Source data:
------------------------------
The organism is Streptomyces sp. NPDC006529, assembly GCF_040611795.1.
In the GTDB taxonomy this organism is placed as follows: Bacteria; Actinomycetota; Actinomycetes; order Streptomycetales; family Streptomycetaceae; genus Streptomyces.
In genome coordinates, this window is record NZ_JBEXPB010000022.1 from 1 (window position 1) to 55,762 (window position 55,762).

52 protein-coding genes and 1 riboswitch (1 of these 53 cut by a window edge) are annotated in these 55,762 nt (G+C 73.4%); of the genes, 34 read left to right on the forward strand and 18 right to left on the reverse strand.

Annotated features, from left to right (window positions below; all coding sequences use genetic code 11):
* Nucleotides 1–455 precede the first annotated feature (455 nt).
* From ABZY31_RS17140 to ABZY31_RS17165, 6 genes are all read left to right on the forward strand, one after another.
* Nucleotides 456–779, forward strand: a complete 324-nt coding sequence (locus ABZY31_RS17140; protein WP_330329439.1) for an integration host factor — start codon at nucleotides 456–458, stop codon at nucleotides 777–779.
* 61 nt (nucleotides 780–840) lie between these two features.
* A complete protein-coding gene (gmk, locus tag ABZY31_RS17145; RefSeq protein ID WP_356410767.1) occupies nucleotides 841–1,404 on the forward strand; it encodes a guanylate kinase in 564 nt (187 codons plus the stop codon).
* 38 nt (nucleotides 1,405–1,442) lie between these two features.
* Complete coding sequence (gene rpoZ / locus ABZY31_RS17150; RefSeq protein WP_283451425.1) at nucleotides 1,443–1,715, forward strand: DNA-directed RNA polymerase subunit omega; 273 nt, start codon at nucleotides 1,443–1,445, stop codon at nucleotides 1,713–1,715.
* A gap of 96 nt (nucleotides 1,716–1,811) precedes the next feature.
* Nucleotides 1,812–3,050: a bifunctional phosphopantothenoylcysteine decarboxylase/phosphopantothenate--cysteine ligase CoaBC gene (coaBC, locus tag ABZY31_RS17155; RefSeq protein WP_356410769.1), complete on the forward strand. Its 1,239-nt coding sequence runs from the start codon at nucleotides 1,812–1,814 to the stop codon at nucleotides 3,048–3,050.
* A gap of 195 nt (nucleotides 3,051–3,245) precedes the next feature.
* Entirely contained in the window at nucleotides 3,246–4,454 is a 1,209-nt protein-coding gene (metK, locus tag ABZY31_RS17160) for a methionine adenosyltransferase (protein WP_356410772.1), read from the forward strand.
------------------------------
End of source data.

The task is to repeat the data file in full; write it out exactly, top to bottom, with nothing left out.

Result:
The organism is Streptomyces sp. NPDC006529, assembly GCF_040611795.1.
In the GTDB taxonomy this organism is placed as follows: Bacteria; Actinomycetota; Actinomycetes; order Streptomycetales; family Streptomycetaceae; genus Streptomyces.
In genome coordinates, this window is record NZ_JBEXPB010000022.1 from 1 (window position 1) to 55,762 (window position 55,762).

52 protein-coding genes and 1 riboswitch (1 of these 53 cut by a window edge) are annotated in these 55,762 nt (G+C 73.4%); of the genes, 34 read left to right on the forward strand and 18 right to left on the reverse strand.

Annotated features, from left to right (window positions below; all coding sequences use genetic code 11):
* Nucleotides 1–455 precede the first annotated feature (455 nt).
* From ABZY31_RS17140 to ABZY31_RS17165, 6 genes are all read left to right on the forward strand, one after another.
* Nucleotides 456–779, forward strand: a complete 324-nt coding sequence (locus ABZY31_RS17140; protein WP_330329439.1) for an integration host factor — start codon at nucleotides 456–458, stop codon at nucleotides 777–779.
* 61 nt (nucleotides 780–840) lie between these two features.
* A complete protein-coding gene (gmk, locus tag ABZY31_RS17145; RefSeq protein ID WP_356410767.1) occupies nucleotides 841–1,404 on the forward strand; it encodes a guanylate kinase in 564 nt (187 codons plus the stop codon).
* 38 nt (nucleotides 1,405–1,442) lie between these two features.
* Complete coding sequence (gene rpoZ / locus ABZY31_RS17150; RefSeq protein WP_283451425.1) at nucleotides 1,443–1,715, forward strand: DNA-directed RNA polymerase subunit omega; 273 nt, start codon at nucleotides 1,443–1,445, stop codon at nucleotides 1,713–1,715.
* A gap of 96 nt (nucleotides 1,716–1,811) precedes the next feature.
* Nucleotides 1,812–3,050: a bifunctional phosphopantothenoylcysteine decarboxylase/phosphopantothenate--cysteine ligase CoaBC gene (coaBC, locus tag ABZY31_RS17155; RefSeq protein WP_356410769.1), complete on the forward strand. Its 1,239-nt coding sequence runs from the start codon at nucleotides 1,812–1,814 to the stop codon at nucleotides 3,048–3,050.
* A gap of 195 nt (nucleotides 3,051–3,245) precedes the next feature.
* Entirely contained in the window at nucleotides 3,246–4,454 is a 1,209-nt protein-coding gene (metK, locus tag ABZY31_RS17160) for a methionine adenosyltransferase (protein WP_356410772.1), read from the forward strand.